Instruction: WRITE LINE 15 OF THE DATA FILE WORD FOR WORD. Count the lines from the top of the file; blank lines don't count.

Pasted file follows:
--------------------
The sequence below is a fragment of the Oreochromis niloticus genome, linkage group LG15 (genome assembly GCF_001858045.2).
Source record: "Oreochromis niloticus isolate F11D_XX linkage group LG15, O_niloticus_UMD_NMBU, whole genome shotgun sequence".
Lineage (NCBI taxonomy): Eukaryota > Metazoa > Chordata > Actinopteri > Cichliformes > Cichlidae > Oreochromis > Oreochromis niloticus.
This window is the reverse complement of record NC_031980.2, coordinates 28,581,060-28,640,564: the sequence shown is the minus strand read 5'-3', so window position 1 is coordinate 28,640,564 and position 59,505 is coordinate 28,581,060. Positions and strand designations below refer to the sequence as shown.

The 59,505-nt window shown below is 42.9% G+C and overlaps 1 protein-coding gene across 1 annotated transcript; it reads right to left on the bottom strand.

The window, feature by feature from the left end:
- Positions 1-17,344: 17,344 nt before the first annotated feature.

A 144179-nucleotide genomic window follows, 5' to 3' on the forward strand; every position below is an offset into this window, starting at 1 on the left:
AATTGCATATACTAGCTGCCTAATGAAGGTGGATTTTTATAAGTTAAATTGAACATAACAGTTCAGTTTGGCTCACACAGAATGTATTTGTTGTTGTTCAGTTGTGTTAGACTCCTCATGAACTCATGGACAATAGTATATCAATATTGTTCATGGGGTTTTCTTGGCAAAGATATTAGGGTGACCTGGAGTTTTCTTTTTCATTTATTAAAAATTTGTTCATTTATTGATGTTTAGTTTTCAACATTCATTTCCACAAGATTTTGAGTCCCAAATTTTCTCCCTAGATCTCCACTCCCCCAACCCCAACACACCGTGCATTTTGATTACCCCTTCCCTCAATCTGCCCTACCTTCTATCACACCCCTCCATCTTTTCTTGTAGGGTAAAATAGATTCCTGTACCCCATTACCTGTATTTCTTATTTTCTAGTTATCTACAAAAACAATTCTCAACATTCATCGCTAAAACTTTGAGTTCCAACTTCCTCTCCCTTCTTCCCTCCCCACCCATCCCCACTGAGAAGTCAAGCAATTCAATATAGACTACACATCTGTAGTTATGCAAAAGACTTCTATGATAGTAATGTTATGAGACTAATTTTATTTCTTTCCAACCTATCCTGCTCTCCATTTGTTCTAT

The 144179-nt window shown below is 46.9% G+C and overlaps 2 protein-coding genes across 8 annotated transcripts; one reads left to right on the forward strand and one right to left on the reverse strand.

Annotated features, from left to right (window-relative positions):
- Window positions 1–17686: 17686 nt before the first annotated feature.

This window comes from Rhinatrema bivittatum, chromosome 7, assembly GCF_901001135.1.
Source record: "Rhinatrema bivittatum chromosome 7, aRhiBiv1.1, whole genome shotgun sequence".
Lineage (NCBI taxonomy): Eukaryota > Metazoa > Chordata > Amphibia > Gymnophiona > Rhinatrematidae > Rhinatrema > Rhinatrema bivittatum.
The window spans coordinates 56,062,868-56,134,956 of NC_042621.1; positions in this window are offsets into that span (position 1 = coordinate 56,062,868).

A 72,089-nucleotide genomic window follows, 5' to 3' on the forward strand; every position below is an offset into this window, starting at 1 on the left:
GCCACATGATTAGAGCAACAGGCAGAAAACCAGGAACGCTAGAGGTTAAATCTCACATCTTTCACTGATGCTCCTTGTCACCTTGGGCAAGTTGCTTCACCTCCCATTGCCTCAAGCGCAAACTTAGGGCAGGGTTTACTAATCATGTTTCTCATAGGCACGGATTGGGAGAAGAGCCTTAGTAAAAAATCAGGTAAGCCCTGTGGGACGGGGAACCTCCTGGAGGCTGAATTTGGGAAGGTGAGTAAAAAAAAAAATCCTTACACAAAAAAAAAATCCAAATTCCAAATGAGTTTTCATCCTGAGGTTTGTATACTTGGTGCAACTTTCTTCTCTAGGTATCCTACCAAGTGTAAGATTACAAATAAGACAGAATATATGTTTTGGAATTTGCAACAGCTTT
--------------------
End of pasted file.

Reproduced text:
Lineage (NCBI taxonomy): Eukaryota > Metazoa > Chordata > Amphibia > Gymnophiona > Rhinatrematidae > Rhinatrema > Rhinatrema bivittatum.